So where does the buddhism come in?  Derrick Jensen, founder of DGR, eventually chose to respond when he felt that the "truth" of the situation was being misrepresented.  The gist of his response was that trans rights groups are fighting for the continued support of a gender binary (that there is male and there is female with qualities associated with each) and he feels that it is the existence of this binary, that is purely socialized, that is creating the unhealthy society in the first place.  You can read more here but I will continue.  What I think he means is that there is a catch-22.  Trans people want the right to be recognized equally as the gender that they feel they are and the right to achieve the body (or 'sex') that society recognizes as fitting that gender.  They want to feel whole.  This is totally legit.  We all want that.  As a buddhist, I am trying to study my self and find my true self in order that I will some day feel whole, love myself exactly as I am, warts and all.  So one might ask, if we are fighting to get to a place where people can feel comfy in their own skin, then isn't changing your body to a different sex just supporting the gender stereotypes that are wreaking havoc on us all?  If patriarchy is making demons out of men and victims out of women why fight to be recognized as one of those when you could just be who you are with the skin you were born with?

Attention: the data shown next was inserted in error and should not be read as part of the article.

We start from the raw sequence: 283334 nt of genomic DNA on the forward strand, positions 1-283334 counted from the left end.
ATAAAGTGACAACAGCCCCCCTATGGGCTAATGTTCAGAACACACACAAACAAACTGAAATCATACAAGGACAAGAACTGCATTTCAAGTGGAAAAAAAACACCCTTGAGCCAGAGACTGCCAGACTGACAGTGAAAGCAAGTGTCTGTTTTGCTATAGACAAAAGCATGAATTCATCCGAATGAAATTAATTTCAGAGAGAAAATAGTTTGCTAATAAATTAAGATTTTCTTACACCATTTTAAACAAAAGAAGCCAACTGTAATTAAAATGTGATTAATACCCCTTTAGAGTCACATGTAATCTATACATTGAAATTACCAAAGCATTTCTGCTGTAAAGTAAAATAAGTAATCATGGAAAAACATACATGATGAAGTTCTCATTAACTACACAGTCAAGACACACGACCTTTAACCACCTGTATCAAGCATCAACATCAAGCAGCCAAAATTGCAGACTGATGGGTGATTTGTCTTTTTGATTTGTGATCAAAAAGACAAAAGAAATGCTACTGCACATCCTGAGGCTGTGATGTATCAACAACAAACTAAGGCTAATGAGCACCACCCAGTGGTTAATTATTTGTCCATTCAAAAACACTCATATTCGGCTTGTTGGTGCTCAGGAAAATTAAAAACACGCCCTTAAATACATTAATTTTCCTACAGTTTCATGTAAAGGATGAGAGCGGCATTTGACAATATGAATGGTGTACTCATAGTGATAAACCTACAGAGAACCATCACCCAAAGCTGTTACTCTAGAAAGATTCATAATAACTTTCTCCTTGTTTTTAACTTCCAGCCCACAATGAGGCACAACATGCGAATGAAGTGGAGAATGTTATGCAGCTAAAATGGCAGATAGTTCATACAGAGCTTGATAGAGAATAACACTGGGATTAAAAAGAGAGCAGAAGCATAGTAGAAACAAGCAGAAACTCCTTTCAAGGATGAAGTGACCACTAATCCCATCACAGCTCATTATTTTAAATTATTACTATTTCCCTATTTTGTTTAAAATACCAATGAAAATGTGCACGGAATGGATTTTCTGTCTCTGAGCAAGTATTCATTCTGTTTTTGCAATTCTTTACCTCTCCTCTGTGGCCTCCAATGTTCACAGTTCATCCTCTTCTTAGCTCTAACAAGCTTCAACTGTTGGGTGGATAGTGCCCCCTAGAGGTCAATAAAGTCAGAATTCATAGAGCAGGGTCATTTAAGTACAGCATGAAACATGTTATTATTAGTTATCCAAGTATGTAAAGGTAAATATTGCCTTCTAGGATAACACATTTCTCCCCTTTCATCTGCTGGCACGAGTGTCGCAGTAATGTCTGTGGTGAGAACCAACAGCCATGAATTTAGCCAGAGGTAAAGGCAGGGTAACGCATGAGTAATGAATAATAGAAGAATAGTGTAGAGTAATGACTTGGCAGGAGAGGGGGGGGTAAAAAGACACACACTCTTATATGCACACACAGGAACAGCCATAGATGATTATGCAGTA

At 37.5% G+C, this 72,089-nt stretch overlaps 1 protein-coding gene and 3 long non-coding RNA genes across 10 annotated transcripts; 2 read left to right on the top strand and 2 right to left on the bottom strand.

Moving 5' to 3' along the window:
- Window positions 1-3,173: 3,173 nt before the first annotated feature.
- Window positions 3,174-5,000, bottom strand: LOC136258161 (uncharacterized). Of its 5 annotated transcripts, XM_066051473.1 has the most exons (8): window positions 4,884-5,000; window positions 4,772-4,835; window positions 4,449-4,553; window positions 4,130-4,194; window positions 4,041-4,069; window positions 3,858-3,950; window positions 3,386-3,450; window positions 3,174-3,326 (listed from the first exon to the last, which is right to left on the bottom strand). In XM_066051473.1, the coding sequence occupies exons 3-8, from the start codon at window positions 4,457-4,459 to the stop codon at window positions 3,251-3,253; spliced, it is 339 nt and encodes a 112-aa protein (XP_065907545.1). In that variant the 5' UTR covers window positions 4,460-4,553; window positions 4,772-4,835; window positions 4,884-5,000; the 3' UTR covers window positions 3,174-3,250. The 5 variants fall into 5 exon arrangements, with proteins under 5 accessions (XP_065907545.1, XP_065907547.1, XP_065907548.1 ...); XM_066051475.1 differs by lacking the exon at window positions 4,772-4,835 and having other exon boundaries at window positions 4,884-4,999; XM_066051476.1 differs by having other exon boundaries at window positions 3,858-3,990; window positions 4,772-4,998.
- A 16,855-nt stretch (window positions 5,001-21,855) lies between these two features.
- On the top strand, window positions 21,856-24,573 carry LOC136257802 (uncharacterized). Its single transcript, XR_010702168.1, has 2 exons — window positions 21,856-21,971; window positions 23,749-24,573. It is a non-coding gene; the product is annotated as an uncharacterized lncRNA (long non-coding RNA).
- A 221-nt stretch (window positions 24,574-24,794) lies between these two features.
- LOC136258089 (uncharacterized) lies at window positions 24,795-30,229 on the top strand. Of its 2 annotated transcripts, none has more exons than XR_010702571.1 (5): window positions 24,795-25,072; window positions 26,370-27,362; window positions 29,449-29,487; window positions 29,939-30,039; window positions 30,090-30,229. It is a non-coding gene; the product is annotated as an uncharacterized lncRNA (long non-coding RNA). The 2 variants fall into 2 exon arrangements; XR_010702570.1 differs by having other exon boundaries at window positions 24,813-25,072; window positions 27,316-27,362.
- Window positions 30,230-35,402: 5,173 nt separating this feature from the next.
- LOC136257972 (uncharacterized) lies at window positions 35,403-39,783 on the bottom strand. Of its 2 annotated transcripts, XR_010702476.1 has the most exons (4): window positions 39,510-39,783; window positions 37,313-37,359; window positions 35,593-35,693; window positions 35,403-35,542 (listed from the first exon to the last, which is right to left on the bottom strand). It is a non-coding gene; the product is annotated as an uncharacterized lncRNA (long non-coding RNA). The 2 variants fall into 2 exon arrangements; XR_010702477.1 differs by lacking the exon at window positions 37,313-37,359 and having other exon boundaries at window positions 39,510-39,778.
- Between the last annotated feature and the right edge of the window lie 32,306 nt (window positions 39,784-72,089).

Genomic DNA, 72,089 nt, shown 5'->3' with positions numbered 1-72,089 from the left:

So seriously, here's the buddhist part.  The conventional truth (the world our human minds can see and that language describes it) is that we are not in a time where we love each other unconditionally for who we are regardless of appearance, etc.  We live in a time full of aggression and socially accepted masculine and feminine traits and behavior, style, expectations and experiences.  The ultimate truth is that Derrick Jensen is right, there is no man or woman or masculine or feminine, there are people or sentient beings that co-create the world and our very existence depends on the presence of every other thing.  That WE ARE NOT SEPARATE.  We are all shimmering mirrors reflecting and expressing the perfection of existence.